Take the 2-minute tour ×
Stack Overflow is a question and answer site for professional and enthusiast programmers. It's 100% free.

In multi-threaded environments (like most web platforms) I often include some sort of thread ID to the logs of my apps. This enables me to tell exactly what log entry came from which request/thread, when there are multiple requests at once which are simultaneously writing to the same log.

In .NET/C#, this can be done by the formatters of log4net, which by default include the current thread's ManagedThreadId (a number) or Name (a given name). These properties uniquely identify a thread (see for example: How to log correct context with Threadpool threads using log4net?

In PHP, I have not found anything similar (I asked Google, PHP docs and SO). Does it exist?

share|improve this question
This may be useful: php.net/manual/en/function.zend-thread-id.php –  Daan May 1 '12 at 22:08

3 Answers 3

up vote 4 down vote accepted


int zend_thread_id ( void ) 

This function returns a unique identifier for the current thread.


This function is only available if PHP has been built with ZTS (Zend Thread Safety) support and debug mode (--enable-debug).

You could also try yo call mysql_thread_id(), when you use that API for your database access (or mysqli::$thread_id when using mysqli).

share|improve this answer
Thank you, but unfortunately, I cannot use zend_thread_id(), and although I'm running on Linux, both exec('gettid') and mysql_thread_id() return nothing. Maybe this is because I'm running in a shared environment. Are there any other options? –  cheeesus May 1 '12 at 22:26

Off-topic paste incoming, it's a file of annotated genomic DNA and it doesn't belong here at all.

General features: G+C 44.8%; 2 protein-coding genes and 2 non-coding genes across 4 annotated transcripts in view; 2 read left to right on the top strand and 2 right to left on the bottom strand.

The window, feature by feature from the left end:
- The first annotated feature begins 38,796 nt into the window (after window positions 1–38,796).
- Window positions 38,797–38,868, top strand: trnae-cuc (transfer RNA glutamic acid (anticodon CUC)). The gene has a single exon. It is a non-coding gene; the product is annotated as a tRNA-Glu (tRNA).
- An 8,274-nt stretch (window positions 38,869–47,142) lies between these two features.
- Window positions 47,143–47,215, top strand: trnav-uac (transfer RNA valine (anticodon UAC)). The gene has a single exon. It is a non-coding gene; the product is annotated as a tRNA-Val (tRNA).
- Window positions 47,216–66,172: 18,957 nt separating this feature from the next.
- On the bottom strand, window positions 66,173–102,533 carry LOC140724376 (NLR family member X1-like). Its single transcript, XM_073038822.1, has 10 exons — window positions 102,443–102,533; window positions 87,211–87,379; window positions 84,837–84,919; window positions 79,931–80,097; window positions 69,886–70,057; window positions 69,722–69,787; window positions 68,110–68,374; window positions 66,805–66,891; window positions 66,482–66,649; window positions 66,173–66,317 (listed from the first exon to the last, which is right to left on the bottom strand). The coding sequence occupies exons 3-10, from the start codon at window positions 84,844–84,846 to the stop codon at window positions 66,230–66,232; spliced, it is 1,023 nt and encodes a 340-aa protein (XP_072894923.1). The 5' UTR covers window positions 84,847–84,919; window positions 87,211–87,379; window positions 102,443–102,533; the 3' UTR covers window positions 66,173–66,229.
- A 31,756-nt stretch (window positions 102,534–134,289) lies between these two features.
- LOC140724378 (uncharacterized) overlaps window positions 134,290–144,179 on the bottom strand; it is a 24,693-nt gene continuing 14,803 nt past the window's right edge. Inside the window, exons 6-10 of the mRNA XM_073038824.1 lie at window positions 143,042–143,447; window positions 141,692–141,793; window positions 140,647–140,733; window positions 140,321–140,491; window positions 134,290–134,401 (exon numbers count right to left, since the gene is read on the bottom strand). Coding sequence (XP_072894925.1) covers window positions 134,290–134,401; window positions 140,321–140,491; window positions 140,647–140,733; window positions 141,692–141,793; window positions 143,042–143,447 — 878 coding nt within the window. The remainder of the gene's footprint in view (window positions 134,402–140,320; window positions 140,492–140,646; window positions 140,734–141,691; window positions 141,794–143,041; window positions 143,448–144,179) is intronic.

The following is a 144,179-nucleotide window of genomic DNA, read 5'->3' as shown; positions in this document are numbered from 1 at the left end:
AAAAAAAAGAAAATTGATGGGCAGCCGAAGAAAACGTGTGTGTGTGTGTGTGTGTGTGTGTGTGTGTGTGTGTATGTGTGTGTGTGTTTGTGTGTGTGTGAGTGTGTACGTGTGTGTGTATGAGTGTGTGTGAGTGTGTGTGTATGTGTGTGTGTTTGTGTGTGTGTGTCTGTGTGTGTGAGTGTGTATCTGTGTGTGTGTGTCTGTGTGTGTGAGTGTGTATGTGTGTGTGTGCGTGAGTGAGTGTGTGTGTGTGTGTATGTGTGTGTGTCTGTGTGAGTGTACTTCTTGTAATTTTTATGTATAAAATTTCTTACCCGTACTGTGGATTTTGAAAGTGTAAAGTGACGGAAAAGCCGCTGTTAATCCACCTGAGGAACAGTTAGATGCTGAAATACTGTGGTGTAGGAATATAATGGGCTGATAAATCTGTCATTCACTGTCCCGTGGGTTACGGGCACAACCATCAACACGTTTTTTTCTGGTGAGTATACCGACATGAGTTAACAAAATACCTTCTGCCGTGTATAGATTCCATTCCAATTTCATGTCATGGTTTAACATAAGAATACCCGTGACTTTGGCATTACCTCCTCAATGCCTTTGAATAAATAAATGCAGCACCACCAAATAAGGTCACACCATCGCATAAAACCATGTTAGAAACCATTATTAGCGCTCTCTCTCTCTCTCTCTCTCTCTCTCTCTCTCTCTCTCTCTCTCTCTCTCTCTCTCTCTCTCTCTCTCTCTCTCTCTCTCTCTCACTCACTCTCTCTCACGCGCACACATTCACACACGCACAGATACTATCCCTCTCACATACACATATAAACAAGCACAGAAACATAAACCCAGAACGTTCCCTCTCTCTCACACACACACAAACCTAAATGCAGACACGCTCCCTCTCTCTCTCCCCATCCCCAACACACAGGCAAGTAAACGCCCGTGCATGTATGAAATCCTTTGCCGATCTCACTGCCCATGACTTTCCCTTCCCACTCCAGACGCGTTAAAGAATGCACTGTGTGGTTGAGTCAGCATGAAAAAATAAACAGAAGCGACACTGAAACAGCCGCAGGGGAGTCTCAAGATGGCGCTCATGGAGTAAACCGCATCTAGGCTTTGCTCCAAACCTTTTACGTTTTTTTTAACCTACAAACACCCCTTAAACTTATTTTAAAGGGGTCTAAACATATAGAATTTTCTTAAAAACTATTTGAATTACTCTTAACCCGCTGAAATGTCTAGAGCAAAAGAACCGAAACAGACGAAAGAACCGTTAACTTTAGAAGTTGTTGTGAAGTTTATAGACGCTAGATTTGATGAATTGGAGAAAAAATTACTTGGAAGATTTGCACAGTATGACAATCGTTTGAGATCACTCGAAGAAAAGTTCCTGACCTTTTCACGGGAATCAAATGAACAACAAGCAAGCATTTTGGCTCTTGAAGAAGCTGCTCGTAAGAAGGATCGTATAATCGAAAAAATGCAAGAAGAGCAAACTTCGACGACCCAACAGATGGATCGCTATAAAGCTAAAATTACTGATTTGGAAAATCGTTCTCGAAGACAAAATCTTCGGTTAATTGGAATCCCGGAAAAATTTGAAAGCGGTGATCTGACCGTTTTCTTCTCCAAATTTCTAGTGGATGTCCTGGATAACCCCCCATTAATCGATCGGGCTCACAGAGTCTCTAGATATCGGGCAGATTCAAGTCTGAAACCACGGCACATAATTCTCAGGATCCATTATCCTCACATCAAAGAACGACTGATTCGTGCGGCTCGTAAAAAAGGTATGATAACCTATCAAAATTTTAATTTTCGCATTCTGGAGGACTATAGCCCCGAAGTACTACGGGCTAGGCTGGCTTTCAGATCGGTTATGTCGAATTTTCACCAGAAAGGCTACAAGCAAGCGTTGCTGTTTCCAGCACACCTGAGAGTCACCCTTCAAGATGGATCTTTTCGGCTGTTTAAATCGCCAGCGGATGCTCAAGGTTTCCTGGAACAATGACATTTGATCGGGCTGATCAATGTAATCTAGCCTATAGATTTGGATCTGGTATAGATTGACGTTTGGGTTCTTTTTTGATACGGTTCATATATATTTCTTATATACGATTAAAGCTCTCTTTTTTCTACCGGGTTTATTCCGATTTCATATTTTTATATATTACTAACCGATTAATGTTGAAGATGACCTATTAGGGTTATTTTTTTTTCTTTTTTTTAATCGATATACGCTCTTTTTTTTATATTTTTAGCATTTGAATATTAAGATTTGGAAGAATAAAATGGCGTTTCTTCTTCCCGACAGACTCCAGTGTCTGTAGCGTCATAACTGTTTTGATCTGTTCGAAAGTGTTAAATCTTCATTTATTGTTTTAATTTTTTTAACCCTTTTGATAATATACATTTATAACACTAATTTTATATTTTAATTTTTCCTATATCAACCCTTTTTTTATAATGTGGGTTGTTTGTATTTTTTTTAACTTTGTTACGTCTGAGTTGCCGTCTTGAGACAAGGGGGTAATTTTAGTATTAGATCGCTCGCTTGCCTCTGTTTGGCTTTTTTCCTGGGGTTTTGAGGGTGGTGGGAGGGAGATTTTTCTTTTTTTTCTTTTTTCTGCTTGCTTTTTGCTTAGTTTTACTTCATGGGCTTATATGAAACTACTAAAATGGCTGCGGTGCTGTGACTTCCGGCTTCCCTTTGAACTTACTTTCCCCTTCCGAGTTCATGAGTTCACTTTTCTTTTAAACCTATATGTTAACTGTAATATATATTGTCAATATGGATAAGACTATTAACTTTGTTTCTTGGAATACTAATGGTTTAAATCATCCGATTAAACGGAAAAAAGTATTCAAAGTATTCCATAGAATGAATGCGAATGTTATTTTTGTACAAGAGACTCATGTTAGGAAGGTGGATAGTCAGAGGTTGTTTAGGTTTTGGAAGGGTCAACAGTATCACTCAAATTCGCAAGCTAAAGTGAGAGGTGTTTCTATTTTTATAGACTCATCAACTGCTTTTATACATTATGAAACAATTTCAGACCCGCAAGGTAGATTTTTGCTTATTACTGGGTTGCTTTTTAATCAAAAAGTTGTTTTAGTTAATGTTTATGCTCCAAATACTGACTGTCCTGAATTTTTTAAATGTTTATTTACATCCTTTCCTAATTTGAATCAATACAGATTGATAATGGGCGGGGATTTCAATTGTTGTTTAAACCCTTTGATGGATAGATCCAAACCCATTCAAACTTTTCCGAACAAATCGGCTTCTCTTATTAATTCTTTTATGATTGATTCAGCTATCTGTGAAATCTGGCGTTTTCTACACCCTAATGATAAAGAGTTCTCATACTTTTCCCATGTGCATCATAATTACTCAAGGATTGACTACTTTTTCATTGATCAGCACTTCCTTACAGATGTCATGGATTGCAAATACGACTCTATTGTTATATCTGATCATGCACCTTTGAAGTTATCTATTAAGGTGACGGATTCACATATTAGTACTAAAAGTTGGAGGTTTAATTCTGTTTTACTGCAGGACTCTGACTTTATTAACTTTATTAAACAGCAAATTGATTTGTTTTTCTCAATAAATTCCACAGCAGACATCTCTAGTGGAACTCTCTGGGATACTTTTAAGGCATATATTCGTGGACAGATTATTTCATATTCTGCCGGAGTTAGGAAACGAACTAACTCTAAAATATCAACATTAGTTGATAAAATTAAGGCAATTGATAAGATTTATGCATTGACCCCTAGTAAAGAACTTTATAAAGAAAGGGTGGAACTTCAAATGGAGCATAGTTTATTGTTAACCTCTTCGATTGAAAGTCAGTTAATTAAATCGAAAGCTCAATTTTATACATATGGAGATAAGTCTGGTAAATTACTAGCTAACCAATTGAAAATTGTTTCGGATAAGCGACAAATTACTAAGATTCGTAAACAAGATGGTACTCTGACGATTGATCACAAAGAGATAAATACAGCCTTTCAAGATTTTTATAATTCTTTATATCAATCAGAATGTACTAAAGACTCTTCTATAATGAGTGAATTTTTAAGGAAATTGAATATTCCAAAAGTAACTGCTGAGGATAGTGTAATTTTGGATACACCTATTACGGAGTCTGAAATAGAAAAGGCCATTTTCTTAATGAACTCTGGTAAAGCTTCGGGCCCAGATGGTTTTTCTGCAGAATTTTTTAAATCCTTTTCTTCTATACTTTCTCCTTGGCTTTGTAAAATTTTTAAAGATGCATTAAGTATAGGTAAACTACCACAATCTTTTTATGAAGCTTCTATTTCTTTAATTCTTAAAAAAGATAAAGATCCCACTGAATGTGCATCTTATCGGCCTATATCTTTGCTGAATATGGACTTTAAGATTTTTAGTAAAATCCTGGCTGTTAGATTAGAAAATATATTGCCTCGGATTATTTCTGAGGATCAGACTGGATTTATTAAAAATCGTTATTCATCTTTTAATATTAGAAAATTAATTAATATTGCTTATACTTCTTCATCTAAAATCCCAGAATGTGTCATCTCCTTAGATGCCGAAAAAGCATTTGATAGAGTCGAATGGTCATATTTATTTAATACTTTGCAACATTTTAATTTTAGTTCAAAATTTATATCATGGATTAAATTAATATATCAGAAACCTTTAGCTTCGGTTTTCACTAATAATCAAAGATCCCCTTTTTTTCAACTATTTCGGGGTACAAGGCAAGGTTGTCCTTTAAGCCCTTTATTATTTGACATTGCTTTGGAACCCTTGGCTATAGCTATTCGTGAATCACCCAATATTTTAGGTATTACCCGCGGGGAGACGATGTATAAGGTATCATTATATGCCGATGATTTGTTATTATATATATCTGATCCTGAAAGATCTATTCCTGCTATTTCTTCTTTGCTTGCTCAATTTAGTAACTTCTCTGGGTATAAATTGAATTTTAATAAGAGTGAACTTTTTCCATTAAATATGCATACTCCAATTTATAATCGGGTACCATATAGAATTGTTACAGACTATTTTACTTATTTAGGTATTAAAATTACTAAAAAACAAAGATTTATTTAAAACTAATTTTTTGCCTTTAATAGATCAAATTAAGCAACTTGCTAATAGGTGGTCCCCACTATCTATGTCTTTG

Isn't gettid only for calling it from C source, not from terminal? –  Lukasz Czerwinski May 2 '13 at 21:42
@Lukas you may be right... Don't know why I put that there. –  CodeCaster May 3 '13 at 5:55

Up until recently, I used apache_getenv("UNIQUE_ID"), and it worked perfectly with a crc32 or another hash function.

Nowadays I'm just using the following, in order to remove dependency on Apache and this mod.

$uniqueid = sprintf("%08x", abs(crc32($_SERVER['REMOTE_ADDR'] . $_SERVER['REQUEST_TIME'] . $_SERVER['REMOTE_PORT'])));

It's unique enough to understand which logs belong to which request. If you need more precision, you can use other hash functions.

Hope this helps.

share|improve this answer
Just a reminder that if two requests come at the same time, this method will result two identical IDs. –  Rangi Lin Jun 10 at 6:58
REMOTE_ADDR and REQUEST_TIME will be similar at that case, but REMOTE_PORT will differ. REMOTE_PORT can be similar to a previous request, in case of keepalive request, but then REQUEST_TIME won't be the same. –  gilm Jun 10 at 11:27

PHP does not seem to have a function for this available, but your web server might be able to pass the identifier via environment variables. There is for example an Apache module called "mod_unique_id"[1] which generates a unique identifier for each request and stores it as an environment variables. If the variable is present, it should be visible via $_SERVER['unique_id'] [2]

"Pure PHP" solution could be to write a script that generates suitable random identifier, stores it via define("unique_id", val) and then use auto_prepend_file [3] option in php.ini to include this in every script that executes. This way the unique id would be created when the request starts processing and it would be available during the processing of the request.

share|improve this answer

Your Answer


By posting your answer, you agree to the privacy policy and terms of service.

Not the answer you're looking for? Browse other questions tagged or ask your own question.